Republican Senators Seek Accounting of U.S. Aid to WHO
(Bloomberg) -- A dispute over U.S. funding for the World Health Organization is intensifying in Congress as Republicans and Democrats stake out positions on an agency at the center of the fight against the coronavirus pandemic.
Five Republican senators introduced a bill Wednesday that seeks an accounting of how U.S. aid money is spent on the WHO and other multilateral groups. Meanwhile, Democrats in the House are considering issuing a subpoena to the State Department for records related to President Donald Trump’s decision to withhold funding from the organization.
“It is important that the United States knows where our taxpayers’ dollars are going,” lead sponsor Senator Jim Risch said in a statement. “As we have seen most recently with questionable actions taken by the World Health Organization in response to the spread of Covid-19, it is critically important to have accountability and oversight of our assistance.”
Trump has said the WHO took Chinese claims about the virus at “face value,” and he ordered a 60-day freeze of U.S. funding for the organization in April.
The legislation “will provide the necessary insight to make informed decisions on how to prioritize our financial contributions,” said Risch of Idaho, the chairman of the Senate Foreign Relations Committee.
Separately, the State Department missed a Monday deadline to voluntarily provide a House committee with records related to Trump’s decision to withhold funding from the WHO because of its response to the coronavirus crisis.
Foreign Affairs Chairman Eliot Engel requested the material in an April 27 letter to Secretary of State Michael Pompeo. An official familiar with the chairman’s request said the information wasn’t produced by the Monday deadline and that Engel was considering issuing a subpoena.
Engel, in his letter, described Trump’s move to halt funding to the WHO as a political distraction from the administration’s own response to global pandemic.
Trump Halts U.S. Payments to WHO, Citing Reliance on China
“The WHO is an imperfect organization that is only as functional as its member states empower it to be. It has made mistakes during the course of this unprecedented emergency, and I would support reforms to strengthen the organization,” Engel wrote. “But, certainly, cutting the WHO’s funding while the world confronts the Covid-19 tragedy is not the answer.”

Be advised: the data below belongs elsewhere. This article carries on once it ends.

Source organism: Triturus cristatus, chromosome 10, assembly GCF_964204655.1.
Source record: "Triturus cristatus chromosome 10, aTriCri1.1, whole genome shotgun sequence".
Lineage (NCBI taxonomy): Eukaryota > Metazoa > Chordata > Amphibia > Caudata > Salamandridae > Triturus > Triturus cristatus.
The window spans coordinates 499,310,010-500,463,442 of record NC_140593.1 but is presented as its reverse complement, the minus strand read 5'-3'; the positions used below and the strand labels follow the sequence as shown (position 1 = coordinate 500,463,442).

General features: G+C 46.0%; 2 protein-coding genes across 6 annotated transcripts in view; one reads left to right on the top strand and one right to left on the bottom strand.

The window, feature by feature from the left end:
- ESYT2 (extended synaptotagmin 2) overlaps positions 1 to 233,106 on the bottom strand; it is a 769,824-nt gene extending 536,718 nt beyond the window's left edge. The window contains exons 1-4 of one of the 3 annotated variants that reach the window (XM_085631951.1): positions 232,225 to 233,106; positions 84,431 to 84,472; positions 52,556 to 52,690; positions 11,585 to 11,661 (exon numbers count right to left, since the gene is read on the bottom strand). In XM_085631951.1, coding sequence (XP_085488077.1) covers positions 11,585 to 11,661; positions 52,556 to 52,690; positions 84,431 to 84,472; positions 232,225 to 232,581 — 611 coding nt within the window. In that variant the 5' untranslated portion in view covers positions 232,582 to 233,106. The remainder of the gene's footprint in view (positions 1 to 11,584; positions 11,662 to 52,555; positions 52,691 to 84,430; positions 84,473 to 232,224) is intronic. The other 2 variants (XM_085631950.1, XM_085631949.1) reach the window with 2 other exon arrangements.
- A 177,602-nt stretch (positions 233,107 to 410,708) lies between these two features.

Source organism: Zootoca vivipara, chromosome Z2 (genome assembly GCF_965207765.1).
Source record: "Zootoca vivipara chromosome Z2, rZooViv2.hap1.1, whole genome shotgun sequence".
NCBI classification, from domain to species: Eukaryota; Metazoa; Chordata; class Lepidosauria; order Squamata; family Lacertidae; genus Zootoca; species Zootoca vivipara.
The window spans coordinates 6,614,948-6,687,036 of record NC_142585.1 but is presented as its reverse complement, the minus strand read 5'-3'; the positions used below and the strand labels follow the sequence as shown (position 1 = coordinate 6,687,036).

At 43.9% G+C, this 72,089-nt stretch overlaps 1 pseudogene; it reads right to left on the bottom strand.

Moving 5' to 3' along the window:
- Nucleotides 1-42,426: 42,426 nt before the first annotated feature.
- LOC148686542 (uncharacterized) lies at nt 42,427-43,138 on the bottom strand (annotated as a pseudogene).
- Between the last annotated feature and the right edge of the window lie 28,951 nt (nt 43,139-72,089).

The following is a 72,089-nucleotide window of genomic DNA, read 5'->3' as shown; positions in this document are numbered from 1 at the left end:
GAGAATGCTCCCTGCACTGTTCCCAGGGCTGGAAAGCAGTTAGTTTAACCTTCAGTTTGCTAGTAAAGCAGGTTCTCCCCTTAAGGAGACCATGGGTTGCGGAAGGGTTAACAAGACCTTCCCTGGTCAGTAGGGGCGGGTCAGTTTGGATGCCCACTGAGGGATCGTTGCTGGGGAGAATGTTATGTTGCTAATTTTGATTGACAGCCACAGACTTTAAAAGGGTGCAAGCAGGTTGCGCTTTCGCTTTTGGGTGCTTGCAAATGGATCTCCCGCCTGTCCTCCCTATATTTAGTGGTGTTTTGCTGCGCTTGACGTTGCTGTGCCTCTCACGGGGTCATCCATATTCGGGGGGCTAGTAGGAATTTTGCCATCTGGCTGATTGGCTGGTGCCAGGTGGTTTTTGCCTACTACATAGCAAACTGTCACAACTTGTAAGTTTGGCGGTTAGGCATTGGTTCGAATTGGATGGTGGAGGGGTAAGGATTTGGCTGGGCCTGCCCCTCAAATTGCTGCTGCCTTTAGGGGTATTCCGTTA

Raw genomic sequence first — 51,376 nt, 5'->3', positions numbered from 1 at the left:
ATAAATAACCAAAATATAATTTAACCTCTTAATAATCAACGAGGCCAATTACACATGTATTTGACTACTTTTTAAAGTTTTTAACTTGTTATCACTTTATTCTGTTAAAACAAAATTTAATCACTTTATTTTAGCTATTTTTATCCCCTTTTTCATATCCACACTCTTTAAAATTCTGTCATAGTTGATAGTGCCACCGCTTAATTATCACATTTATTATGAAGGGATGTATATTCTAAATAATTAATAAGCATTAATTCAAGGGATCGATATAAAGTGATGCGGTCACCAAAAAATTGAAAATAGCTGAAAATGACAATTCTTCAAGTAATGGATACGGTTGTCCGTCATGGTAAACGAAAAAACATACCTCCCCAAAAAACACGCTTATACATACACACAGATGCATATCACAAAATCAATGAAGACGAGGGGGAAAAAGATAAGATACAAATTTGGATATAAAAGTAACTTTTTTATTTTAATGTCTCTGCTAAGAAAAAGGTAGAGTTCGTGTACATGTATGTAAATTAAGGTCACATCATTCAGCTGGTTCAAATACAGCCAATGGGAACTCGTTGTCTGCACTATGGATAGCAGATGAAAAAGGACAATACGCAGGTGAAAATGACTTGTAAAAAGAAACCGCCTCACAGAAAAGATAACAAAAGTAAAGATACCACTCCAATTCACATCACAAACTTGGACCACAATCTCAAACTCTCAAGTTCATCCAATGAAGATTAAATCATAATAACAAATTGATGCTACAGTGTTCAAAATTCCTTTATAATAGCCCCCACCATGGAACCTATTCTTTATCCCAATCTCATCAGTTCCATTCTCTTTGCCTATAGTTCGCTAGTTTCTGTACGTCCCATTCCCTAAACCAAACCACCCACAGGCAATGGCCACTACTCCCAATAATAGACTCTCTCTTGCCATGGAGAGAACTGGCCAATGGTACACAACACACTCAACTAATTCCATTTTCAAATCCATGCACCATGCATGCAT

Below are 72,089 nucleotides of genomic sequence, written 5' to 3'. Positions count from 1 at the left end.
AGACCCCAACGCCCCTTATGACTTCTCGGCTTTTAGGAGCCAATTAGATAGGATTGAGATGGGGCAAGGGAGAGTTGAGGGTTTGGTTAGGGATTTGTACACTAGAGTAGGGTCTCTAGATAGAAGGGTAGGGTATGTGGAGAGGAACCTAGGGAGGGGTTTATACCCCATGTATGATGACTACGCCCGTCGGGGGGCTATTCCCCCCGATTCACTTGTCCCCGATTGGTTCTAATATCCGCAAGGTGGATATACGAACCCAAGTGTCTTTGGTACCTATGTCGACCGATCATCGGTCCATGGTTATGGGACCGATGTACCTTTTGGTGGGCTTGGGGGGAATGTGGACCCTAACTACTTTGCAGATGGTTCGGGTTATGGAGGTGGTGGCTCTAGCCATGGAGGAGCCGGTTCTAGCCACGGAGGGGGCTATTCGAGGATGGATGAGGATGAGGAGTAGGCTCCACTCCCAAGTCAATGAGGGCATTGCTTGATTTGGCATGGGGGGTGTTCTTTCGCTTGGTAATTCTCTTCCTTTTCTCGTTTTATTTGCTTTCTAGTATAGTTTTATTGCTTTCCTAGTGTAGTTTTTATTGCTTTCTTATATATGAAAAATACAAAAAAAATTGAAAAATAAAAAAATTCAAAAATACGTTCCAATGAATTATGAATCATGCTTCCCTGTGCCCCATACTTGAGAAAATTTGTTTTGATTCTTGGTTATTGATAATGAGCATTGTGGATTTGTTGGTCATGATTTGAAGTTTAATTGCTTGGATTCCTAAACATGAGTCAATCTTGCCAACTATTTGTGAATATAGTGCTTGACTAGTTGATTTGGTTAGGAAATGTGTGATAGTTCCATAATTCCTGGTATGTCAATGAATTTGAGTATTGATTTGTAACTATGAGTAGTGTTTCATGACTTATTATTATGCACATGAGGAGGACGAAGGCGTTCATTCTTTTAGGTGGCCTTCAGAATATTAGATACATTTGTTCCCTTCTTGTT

Engel is seeking descriptions of when the suspension will take effect, the precise amount of funding to be withheld, all correspondence between State Department officials and WHO officials regarding the coronavirus, and all documents relating to any fact-finding about the WHO and the coronavirus.
The U.S. has contributed $893 million to the WHO’s operations during its current two-year funding cycle, according to the organization.
The WHO and its director Tedros Adhanom Ghebreyesus have become the focus of the political debate in Washington as Congress considers how to reshape U.S. policy during and after the coronavirus pandemic.
Republicans have been critical of the United Nations agency and its response to the initial stages of the pandemic, accusing it of being too willing to accept assessments of the virus’ impact from the Chinese government. Senator Todd Young, an Indiana Republican and a co-sponsor of the bill, has called for Tedros to appear before his Foreign Relations subcommittee on multilateral institutions.
Democrats say the WHO is a necessary part of an international effort to contain and defeat the virus. They say Republicans’ criticism of the organization is an attempt to deflect blame from the Trump administration’s own response.
Pompeo said Wednesday that China covered up the origins of the virus while easing off earlier claims of “enormous evidence” that the virus escaped from a laboratory there. Pompeo also called for the WHO to grant Taiwan observer status and invite it to attend future World Health Assembly meetings -- a controversial position in Beijing.
The proposed legislation requires a one-time report on U.S. aid to 38 multilateral organizations, including the WHO, the World Bank and several United Nations programs.
In addition to Risch and Young, the bill’s other sponsors are Senators Marco Rubio, David Perdue and Mitt Romney.
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